elandsboontjie, noun

Forms:
Formerly also elands bontje, elands boontje.
Origin:
Afrikaans, South African DutchShow more Afrikaans (earlier South African Dutch elandsboontje), eland see eland + linking phoneme -s- + boontjie bean; see quotation 1966.
The plant Elephantorrhiza elephantinea of the Fabaceae, having seeds which are used as a coffee substitute, roots as a source of dye, and underground stems as food for stock.
1868 W.H. Harvey Genera of S. Afr. Plants 92Glabrous undershrubs, with large fleshy roots (Elandsboontjes).
1905 Green Richard Hartley, Prospector 229 (Pettman)‘Have you seen any Elandsboontje?’ Hartley went on, well knowing that the plant was very rare in that region.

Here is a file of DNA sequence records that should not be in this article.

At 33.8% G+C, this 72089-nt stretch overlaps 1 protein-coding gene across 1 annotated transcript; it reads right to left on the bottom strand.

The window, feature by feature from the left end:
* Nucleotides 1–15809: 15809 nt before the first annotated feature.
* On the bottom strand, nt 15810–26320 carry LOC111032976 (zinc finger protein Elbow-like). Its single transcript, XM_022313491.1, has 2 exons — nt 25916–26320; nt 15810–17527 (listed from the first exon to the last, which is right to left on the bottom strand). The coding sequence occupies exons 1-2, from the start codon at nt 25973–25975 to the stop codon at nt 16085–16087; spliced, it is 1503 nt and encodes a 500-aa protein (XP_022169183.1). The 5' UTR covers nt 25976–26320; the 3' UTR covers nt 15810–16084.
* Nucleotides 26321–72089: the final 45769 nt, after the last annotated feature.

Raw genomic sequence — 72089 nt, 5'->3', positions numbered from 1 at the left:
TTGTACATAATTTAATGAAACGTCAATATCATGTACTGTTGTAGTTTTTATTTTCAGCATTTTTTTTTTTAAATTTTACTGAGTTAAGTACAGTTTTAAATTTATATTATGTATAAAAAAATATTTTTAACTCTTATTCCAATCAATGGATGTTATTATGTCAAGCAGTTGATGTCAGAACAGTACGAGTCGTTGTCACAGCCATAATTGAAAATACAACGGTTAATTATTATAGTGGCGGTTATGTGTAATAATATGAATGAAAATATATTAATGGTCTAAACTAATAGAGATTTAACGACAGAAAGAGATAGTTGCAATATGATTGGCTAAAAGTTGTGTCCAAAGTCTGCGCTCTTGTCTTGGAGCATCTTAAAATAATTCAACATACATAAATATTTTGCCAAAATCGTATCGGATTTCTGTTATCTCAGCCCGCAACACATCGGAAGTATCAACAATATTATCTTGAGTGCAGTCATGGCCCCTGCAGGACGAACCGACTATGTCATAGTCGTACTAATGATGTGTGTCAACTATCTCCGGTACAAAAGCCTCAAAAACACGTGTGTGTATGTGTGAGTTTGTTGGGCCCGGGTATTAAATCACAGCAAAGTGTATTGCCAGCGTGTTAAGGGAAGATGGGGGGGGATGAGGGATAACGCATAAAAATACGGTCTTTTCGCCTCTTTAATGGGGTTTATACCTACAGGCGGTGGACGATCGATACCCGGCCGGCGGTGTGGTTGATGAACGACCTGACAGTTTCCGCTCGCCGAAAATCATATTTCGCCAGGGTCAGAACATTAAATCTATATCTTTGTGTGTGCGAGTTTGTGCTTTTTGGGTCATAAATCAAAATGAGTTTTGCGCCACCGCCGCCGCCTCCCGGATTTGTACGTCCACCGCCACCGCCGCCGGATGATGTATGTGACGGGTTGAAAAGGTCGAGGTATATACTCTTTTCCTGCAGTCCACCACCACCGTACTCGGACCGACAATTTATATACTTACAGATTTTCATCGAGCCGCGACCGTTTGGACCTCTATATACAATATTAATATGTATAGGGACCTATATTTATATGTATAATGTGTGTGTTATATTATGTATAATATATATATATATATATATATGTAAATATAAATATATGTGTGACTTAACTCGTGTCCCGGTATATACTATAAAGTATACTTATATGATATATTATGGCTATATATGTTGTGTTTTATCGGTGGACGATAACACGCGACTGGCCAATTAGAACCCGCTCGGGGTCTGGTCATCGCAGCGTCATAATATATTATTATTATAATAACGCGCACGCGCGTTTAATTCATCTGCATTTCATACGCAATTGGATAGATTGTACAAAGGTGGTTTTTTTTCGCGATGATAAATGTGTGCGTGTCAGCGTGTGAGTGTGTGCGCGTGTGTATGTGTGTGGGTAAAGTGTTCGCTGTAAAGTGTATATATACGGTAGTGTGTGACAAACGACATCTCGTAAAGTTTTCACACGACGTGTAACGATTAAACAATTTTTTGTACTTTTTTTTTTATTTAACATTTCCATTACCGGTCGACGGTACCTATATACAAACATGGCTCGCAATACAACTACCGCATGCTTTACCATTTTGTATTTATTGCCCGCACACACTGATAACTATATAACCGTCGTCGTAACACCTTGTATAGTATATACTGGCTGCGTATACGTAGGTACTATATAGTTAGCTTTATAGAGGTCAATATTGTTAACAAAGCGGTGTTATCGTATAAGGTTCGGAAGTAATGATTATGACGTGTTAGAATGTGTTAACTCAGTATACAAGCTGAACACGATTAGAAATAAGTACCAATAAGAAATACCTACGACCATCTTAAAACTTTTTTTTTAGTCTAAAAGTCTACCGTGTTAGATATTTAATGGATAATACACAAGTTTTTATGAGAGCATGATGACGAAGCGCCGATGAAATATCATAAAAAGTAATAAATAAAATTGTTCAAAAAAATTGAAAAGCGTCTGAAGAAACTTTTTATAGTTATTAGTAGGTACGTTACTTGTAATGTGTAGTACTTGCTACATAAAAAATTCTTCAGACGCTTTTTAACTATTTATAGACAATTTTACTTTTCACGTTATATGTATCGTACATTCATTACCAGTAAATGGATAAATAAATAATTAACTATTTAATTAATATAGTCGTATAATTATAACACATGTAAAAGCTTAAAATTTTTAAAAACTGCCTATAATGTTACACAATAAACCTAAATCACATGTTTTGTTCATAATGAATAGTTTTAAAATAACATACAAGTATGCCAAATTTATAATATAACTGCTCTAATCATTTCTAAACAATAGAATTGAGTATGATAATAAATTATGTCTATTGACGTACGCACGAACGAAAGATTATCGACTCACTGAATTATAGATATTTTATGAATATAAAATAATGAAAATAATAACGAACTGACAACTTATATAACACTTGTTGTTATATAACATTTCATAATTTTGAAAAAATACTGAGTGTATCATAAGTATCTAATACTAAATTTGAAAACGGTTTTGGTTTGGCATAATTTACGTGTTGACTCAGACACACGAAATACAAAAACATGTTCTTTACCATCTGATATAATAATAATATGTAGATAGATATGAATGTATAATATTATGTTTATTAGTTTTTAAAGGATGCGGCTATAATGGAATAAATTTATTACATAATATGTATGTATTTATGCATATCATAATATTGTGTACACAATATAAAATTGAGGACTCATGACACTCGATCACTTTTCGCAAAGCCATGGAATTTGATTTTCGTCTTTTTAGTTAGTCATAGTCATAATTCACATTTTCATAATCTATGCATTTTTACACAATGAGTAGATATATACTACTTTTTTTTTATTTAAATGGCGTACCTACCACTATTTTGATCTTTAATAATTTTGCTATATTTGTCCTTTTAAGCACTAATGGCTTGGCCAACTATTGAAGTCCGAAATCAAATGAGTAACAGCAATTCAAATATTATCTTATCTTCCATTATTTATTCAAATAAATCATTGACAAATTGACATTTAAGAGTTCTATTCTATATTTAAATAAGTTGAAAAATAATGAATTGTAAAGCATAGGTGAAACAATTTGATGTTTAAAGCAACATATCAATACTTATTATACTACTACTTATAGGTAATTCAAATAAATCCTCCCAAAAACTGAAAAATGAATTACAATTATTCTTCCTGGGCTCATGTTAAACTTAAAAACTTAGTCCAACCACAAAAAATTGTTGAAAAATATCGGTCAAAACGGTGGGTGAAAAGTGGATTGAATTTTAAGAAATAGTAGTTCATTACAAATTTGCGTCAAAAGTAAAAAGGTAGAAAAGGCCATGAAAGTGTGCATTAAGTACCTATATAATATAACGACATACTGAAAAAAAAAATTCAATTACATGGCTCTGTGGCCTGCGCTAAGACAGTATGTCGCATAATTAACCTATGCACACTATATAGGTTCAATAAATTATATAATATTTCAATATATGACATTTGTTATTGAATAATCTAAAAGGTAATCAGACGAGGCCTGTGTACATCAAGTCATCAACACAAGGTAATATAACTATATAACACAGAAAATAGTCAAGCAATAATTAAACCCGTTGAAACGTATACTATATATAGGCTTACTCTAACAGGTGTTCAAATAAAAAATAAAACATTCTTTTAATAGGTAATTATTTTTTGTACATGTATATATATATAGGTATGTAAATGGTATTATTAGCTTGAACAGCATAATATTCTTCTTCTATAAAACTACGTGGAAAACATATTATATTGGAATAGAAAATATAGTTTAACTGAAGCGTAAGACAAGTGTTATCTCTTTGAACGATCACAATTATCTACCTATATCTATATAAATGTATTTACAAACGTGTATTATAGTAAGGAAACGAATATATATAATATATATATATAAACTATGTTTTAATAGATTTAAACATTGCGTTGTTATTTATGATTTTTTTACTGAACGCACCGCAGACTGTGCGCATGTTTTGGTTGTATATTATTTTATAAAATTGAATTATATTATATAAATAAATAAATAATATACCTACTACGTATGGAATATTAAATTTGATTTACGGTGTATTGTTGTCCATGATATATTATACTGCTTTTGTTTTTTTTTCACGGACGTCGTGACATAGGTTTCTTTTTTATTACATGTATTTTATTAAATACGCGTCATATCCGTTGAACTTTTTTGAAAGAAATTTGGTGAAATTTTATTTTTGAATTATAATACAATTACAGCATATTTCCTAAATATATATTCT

1906 B. Stoneman Plants & their Ways 225Elephantorhiza (Eland’s bontjes) is a small glabrous shrub with very large roots.
1916 Farmer’s Weekly 20 Dec. 1504Would any reader kindly let me know...How to prepare the ‘Elandsboontjie’ for tanning purposes?
1917 R. Marloth Dict. of Common Names of Plants 25Elands boontje, Elephantorrhiza Burchellii. The popular name refers to the large size of the pods. A small deciduous perennial, the annual shoots a foot or two high, but the stout rootstock very big, weighing up to 10 pounds. This contains much tannin, hence its other name Looier’s bossie.
1966 C.A. Smith Common Names 209Elandsboontjie, The plants have a thick, underground, rootlike stem...Burchell reported that the underground stems were a favourite food of elephants. The pods are eaten by the eland antelope.
The plant Elephantorrhiza elephantinea of the Fabaceae, having seeds which are used as a coffee substitute, roots as a source of dye, and underground stems as food for stock.

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18681966